6 Fourth of July Safety Tips to Stay Safe

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For most Americans, the Fourth of July is a time to celebrate with family, friends and fireworks. This holiday can be the best time of the summer, but it can also be hazardous. Thousands of people get injured in accidents, and there’s also an uptick in property damage on the Fourth.

This year, the coronavirus pandemic poses even more health risks to those attending parades, parties and public fireworks. Use these six tips to have a fun Fourth while protecting yourself, your loved ones and your property.

1. Protect yourself from crowds.

If you attend or host a party on the Fourth, remember that the CDC recommends wearing face coverings when you can’t maintain a distance of at least six feet. So, if there’s a chance that you won’t be able to keep that much separation, be sure to have a mask, just in case.

Celebrating at a small backyard gathering would be a safer setting than going to an indoor party, restaurant or bar. The CDC says that a significant number of people who contract COVID-19 have mild or no symptoms; therefore, it’s easy to spread coronavirus without knowing it.

2. Use fireworks with extreme caution.

To reduce the risk of injuring yourself or others, don’t use fireworks unless you have experience using them and they’re legal in your area. Watching a professional firework show from a distance is your safest option.

If you do use fireworks, never let children or anyone who isn’t extremely cautious light or handle them. According to the American Academy of Pediatrics, children under age 15 account for approximately 45% of firework-related hospital visits. The National Fire Prevention Association says sparklers can reach 1,200 degrees and cause 25% of emergency room fireworks injuries.

Fireworks on Independence Day also account for nearly half of all reported U.S. fires. Remember that homeowners and renters who use illegal fireworks won’t be covered by their home insurance or renters policy if they accidentally hurt someone or cause property damage. So, consider celebrating with glow sticks or noisemakers instead.

3. Keep an eye on your grill.

Backyard and patio grills can cause fires and burns if not operated properly. Don’t use one too close to your home’s eaves, deck railings, overhanging tree limbs, kids’ play areas or anything combustible.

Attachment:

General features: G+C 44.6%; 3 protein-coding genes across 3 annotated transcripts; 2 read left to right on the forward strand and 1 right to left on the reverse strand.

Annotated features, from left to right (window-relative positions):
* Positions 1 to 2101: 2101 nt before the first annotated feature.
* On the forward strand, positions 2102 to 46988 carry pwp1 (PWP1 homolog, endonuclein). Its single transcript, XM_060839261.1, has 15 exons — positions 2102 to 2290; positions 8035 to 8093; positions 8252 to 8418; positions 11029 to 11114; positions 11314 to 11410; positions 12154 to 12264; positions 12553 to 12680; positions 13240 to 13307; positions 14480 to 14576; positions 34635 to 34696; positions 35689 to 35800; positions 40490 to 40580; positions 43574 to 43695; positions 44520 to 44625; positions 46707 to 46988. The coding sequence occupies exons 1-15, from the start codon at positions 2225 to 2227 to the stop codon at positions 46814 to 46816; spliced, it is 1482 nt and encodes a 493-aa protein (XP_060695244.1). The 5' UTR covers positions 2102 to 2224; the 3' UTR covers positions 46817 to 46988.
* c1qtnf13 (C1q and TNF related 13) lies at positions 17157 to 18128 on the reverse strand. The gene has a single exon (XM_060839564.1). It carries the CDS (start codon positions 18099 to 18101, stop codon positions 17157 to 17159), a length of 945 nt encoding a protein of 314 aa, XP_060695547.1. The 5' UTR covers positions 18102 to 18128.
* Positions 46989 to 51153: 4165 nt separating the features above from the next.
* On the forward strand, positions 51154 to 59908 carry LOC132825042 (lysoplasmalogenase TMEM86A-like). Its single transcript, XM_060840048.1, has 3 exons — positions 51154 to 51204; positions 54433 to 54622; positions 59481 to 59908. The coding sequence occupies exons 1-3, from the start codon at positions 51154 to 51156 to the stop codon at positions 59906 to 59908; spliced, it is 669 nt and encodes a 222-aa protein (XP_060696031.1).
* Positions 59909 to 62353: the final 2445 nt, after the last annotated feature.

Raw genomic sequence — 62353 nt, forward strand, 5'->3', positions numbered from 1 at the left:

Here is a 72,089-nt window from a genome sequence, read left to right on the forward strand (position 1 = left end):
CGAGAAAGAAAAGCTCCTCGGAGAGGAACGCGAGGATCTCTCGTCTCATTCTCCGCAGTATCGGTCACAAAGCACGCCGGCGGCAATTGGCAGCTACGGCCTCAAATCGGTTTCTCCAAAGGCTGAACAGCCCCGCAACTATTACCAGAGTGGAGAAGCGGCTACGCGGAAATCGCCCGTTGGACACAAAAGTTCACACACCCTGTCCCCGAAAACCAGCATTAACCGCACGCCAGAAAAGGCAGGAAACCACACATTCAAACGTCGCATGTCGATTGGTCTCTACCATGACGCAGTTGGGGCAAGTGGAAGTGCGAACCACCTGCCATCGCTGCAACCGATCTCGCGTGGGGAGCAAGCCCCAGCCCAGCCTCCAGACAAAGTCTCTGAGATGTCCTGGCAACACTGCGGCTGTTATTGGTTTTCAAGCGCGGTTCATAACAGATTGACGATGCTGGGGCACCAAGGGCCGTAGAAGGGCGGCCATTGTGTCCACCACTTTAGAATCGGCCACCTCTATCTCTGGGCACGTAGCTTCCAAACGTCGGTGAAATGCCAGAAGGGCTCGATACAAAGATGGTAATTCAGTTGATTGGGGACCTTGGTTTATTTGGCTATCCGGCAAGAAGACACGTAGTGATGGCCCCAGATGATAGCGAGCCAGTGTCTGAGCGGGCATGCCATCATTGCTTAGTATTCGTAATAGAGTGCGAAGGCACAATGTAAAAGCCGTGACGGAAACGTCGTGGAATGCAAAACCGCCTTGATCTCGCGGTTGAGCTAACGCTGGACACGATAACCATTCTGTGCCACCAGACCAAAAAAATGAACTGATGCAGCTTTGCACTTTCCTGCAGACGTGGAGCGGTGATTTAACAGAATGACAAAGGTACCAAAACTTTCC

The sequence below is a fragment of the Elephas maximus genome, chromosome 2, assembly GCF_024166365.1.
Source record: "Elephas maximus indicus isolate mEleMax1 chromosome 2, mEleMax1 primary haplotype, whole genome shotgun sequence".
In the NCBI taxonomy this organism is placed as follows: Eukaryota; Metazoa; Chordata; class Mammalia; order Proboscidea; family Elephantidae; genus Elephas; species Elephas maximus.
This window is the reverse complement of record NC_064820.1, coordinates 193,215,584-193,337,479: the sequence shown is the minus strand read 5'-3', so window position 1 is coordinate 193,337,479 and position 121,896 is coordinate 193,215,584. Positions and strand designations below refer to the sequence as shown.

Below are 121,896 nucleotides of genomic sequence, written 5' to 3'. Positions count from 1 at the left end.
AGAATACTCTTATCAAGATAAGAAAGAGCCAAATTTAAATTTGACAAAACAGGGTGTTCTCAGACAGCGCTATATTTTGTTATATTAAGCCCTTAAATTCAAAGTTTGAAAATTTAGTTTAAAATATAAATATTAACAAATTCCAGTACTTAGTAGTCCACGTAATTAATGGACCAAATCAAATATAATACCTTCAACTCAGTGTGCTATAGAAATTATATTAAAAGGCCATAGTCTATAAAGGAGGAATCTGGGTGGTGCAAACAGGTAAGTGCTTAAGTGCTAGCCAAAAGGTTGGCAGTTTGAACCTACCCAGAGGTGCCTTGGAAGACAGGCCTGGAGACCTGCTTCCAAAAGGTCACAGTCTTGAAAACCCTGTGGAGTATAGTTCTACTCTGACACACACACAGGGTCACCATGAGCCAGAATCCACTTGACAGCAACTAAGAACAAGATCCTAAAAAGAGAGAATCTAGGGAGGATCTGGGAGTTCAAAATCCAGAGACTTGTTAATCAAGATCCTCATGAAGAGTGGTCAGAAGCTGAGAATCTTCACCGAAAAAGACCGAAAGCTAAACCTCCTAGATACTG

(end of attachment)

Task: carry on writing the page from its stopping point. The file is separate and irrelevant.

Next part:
Before you fire up your grill on the Fourth, clean it by removing grease that may have accumulated on or below your grates. And never leave it unattended during cooking. If the cook needs to step away, make sure someone can step in to assist.

Note that your home insurance typically covers you if your grill accidentally causes a fire to your property, such as your home or detached garage. Likewise, your liability coverage protects you if a guest gets injured in an accident.

4. Watch out for your pets.

The Fourth of July can also be dangerous for your pets. Many animals are frightened of loud noises, and fireworks could traumatize them. Instead of leaving dogs outside, bring them in when fireworks start.

Make sure your pets stay away from grills and sparklers, so they don’t get burned. Even exposure to unlit fireworks could be dangerous because many contain potentially toxic chemicals.

Review your insurance policy to find out what is and isn’t covered by your insurance when it comes to your pets.

5. Prepare for any road trips.

If you’re planning on taking a road trip for the Fourth of July, some preparation will go a long way toward keeping you safe. First, if you think your neighbors will be using fireworks, ask a trusted one to keep a watch on your home and make sure they have your contact information.

If you’ve been driving less during the pandemic, make sure your ride is ready. Consider having a mechanic check your tires, fluid levels, windshield wiper blades and battery.

According to the National Highway Traffic Safety Administration, July and August are the top months for vehicle thefts. So be sure always to lock your vehicle when you leave it.

6. Be a safe swimmer.

Take extra precautions if you, your children or guests plan on swimming at your home, the beach or at a pool party on the Fourth. Always designate an adult to watch kids that are in and around the water.

If you have a pool, make sure you have proper safety equipment, such as life rings and a reaching pole. Also, check to make sure you comply with local regulations, such as having a fence around your pool and using self-latching gates.

While it’s not fun to think about, the liability provided by your home insurance covers pool-related accidents, but only up to your policy limits. Having a separate personal liability insurance policy is an excellent way to significantly boost your coverage if you got involved in a lawsuit after an accident at home or in your car.

This article isn’t a complete list of potential hazards you might see on the Fourth. But taking a few precautions ahead of the holiday will help make it a safe time filled with celebration.